I don’t have a Kindle, a Sony Reader or a Nook, mainly because I don’t have the money to buy one. I must admit the gadget-hungry fiend in me is aching to nab a new toy like an e-reader, but, as a print journalist and creative writer, I have to question the implications of e-books and e-readers creeping into our lives at an alarming rate.
The advantages of e-books are pretty obvious. They save paper and money, are easier to distribute and transport and don’t take up shelf space. For now, print media still exists as an important source of information and doesn’t seem to be in any serious danger of being phased out by e-books.
But for how long?
The e-book issue significantly affects both the education and entertainment sectors. In regards to education, e-books seem like a great replacement for heavy, expensive textbooks we dread buying at the start of each semester. Given that students are spending more and more time in front of the computer screen, switching to e-books in the classroom is practically a no-brainer win-win. Many universities (including USC) are already taking advantage of this, as many courses use PDFs as their primary classroom texts. However, full implementation of electronic textbooks is currently a difficult endeavor; Syracuse University and the University of Wisconsin at Madison recently rejected the use of Amazon’s Kindle DX to replace textbooks because of its inaccessibility to blind students.
As tempting as it might sound to reduce student costs by replacing print textbooks with electronic ones, that kind of model could jeopardize the educational content of those texts by starting a snowball effect. If profits were to decrease, publishers, despite only giving around 7 to 15 percent royalties to the authors, would be forced to cut back and possibly pay authors even less. Consequently, the quality of available authors might decrease, leading to summarized, paraphrased and dumbed-down work to match publisher’s pay. The worst-case scenario of exclusively electronic textbooks would result in Kindles that basically only link to Wikipedia-esque content.
Thus, the coexistence of electronic and print textbooks must be maintained in order to protect educational content. Print textbooks, with their astronomically high prices, could use some competition from electronic textbooks to lower their prices. Likewise, electronic textbooks would benefit from a coexisting relationship with print, making older texts available alongside newer ones and increasing the quality of material available to students.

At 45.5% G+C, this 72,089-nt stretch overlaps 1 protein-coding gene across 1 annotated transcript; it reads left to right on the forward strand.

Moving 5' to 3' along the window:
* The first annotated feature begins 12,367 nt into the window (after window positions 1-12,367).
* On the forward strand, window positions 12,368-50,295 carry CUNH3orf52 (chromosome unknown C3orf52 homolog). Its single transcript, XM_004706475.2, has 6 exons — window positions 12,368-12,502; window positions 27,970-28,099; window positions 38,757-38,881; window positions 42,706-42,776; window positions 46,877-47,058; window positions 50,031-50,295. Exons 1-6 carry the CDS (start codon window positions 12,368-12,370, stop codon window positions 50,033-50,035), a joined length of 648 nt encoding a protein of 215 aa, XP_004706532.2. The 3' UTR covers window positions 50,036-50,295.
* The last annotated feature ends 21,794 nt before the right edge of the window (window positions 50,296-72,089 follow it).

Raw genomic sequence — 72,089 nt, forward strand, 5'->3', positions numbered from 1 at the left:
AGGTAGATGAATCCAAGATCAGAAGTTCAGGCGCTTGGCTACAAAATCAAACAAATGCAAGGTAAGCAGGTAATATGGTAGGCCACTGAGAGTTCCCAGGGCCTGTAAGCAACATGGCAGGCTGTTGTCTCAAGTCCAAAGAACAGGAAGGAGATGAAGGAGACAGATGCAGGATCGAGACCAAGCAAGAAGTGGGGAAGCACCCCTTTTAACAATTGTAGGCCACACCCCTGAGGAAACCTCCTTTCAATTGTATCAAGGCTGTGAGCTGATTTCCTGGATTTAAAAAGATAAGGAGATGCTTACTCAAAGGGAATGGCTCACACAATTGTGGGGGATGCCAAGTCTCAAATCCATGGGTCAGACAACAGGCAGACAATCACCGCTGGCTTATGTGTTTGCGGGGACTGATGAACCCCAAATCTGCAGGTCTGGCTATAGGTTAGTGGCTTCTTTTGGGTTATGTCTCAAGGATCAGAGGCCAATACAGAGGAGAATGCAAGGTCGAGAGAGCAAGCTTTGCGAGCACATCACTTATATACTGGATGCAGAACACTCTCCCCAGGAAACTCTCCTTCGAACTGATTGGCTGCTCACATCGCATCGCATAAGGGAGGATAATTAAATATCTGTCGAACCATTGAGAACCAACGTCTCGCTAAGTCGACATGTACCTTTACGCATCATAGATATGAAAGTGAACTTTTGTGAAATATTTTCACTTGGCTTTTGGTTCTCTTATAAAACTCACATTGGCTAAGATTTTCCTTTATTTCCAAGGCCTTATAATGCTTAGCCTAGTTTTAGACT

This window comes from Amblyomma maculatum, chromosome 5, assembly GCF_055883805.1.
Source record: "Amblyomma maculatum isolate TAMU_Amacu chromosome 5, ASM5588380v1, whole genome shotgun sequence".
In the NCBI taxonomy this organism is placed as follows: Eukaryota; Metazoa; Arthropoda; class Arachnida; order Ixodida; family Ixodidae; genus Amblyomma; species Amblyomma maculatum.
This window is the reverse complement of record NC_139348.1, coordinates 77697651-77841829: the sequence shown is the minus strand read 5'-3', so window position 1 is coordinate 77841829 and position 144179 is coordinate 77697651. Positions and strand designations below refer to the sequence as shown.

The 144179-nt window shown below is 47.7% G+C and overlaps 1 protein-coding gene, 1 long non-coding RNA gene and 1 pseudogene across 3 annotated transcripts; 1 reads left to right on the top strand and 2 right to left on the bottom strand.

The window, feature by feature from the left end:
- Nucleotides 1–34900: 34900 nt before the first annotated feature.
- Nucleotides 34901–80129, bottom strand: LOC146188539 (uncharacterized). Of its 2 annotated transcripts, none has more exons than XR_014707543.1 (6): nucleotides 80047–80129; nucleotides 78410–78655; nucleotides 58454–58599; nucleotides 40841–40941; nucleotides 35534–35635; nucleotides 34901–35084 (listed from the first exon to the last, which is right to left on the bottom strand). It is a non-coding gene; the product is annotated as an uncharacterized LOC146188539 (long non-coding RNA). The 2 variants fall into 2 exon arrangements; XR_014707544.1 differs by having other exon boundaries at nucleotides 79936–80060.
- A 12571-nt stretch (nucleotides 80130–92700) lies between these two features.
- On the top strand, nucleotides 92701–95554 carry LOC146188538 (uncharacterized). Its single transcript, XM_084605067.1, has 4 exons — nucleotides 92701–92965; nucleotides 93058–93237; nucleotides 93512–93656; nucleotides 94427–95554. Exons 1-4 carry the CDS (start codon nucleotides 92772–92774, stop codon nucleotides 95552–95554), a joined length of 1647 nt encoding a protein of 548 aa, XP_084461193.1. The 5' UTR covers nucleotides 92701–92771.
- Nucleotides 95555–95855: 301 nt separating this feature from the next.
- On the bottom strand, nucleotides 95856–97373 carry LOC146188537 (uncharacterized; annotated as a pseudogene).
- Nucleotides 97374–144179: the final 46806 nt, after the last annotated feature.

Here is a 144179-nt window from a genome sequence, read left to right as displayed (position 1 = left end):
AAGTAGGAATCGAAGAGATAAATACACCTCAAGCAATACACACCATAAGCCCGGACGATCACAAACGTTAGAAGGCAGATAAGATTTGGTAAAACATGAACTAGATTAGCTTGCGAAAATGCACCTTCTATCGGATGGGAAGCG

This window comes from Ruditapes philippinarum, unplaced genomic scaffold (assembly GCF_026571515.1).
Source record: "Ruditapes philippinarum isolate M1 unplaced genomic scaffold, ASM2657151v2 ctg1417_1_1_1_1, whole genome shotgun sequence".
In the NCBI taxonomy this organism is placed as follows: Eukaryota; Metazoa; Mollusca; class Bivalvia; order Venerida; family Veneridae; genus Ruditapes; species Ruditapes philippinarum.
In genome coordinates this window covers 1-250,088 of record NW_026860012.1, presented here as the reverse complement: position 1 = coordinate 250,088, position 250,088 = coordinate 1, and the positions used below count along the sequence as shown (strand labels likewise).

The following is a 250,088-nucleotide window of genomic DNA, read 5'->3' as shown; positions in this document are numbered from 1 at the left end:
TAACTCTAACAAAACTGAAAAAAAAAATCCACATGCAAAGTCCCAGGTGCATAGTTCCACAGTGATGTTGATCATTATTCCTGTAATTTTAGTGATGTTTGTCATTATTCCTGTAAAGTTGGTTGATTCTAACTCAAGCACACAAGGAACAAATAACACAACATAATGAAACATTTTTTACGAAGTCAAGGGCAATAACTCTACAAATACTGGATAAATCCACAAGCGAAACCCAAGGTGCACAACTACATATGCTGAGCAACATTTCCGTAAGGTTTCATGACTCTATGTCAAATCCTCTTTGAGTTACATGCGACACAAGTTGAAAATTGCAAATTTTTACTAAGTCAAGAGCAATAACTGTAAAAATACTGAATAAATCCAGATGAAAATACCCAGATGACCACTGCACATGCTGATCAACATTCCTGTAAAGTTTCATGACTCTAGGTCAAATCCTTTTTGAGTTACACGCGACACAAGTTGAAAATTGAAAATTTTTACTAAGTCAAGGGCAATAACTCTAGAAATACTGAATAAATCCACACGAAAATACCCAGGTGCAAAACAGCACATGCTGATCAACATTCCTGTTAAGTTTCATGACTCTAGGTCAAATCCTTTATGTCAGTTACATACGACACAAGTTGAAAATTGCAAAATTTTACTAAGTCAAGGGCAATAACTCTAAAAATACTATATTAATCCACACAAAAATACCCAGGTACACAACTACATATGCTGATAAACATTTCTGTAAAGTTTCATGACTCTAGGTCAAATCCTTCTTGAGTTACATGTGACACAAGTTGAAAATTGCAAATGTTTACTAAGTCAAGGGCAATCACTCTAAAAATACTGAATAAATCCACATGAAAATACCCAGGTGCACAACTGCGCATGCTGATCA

Even with the books we like to pick up for leisure reading, e-books cannot stand alone as a replacement of print. However, there are some unique benefits of the electronic reader — with the Kindle Store, new authors bidding for popularity could offer their works for free and boost their rankings on online best-seller lists.
Of course, the story can’t end there— authors need to make money. It is unclear yet how successful free e-books can influence consumers to buy print copies of an author’s other works. According to a New York Times article, a few authors offering free e-books managed to increase the sales of their other books exponentially. However, e-books currently represent only 5 percent of the total book market, and most authors are still afraid of trying new media. Brian Murray, chief executive of HarperCollins, was quoted saying, “free is not a business model.”
E-books and print-books can have a positive relationship with each other, but the share they both take in the market is a crucial element to watch. E-books seem to be able to affect the sales of print books at a noticeable scale and could start to eventually take a larger chunk of the market, burdening print publications to the point of collapse.
I’m not ready to let go of the look and feel of the paperbacks on my bookshelf, but I am eager to try an e-reader. The gadget-hungry fiend and the writer in me will just have to get along if we’re going to make it in this market.
Victor Luo is a junior majoring in English.